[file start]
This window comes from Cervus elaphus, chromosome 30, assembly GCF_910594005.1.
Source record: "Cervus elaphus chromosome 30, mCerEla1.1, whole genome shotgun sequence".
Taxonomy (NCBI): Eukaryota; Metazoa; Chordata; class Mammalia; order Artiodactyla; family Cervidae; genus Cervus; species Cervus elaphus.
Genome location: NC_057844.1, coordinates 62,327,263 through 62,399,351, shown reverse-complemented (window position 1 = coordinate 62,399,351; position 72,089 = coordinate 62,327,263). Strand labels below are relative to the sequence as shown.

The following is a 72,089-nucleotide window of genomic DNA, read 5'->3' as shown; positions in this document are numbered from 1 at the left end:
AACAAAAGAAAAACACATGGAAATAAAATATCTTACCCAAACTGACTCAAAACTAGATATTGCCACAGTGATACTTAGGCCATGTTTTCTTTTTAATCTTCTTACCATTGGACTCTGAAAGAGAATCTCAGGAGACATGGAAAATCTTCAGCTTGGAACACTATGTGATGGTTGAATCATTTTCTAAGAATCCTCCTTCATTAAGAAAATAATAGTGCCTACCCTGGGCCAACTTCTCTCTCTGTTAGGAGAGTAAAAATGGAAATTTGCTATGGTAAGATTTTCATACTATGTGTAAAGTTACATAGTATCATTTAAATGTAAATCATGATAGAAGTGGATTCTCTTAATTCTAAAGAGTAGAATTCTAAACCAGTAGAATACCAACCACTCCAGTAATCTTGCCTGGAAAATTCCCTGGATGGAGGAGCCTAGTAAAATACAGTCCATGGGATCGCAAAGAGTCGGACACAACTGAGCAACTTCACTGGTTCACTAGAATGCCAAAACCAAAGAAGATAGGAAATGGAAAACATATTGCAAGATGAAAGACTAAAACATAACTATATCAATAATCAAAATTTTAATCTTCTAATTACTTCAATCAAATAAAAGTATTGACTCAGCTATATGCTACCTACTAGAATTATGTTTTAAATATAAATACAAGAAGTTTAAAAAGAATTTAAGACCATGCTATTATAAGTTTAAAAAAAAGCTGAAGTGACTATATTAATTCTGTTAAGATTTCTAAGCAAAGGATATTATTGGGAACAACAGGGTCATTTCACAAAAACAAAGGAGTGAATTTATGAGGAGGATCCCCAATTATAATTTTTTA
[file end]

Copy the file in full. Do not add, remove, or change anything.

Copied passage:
This window comes from Cervus elaphus, chromosome 30, assembly GCF_910594005.1.
Source record: "Cervus elaphus chromosome 30, mCerEla1.1, whole genome shotgun sequence".
Taxonomy (NCBI): Eukaryota; Metazoa; Chordata; class Mammalia; order Artiodactyla; family Cervidae; genus Cervus; species Cervus elaphus.
Genome location: NC_057844.1, coordinates 62,327,263 through 62,399,351, shown reverse-complemented (window position 1 = coordinate 62,399,351; position 72,089 = coordinate 62,327,263). Strand labels below are relative to the sequence as shown.

The following is a 72,089-nucleotide window of genomic DNA, read 5'->3' as shown; positions in this document are numbered from 1 at the left end:
AACAAAAGAAAAACACATGGAAATAAAATATCTTACCCAAACTGACTCAAAACTAGATATTGCCACAGTGATACTTAGGCCATGTTTTCTTTTTAATCTTCTTACCATTGGACTCTGAAAGAGAATCTCAGGAGACATGGAAAATCTTCAGCTTGGAACACTATGTGATGGTTGAATCATTTTCTAAGAATCCTCCTTCATTAAGAAAATAATAGTGCCTACCCTGGGCCAACTTCTCTCTCTGTTAGGAGAGTAAAAATGGAAATTTGCTATGGTAAGATTTTCATACTATGTGTAAAGTTACATAGTATCATTTAAATGTAAATCATGATAGAAGTGGATTCTCTTAATTCTAAAGAGTAGAATTCTAAACCAGTAGAATACCAACCACTCCAGTAATCTTGCCTGGAAAATTCCCTGGATGGAGGAGCCTAGTAAAATACAGTCCATGGGATCGCAAAGAGTCGGACACAACTGAGCAACTTCACTGGTTCACTAGAATGCCAAAACCAAAGAAGATAGGAAATGGAAAACATATTGCAAGATGAAAGACTAAAACATAACTATATCAATAATCAAAATTTTAATCTTCTAATTACTTCAATCAAATAAAAGTATTGACTCAGCTATATGCTACCTACTAGAATTATGTTTTAAATATAAATACAAGAAGTTTAAAAAGAATTTAAGACCATGCTATTATAAGTTTAAAAAAAAGCTGAAGTGACTATATTAATTCTGTTAAGATTTCTAAGCAAAGGATATTATTGGGAACAACAGGGTCATTTCACAAAAACAAAGGAGTGAATTTATGAGGAGGATCCCCAATTATAATTTTTTA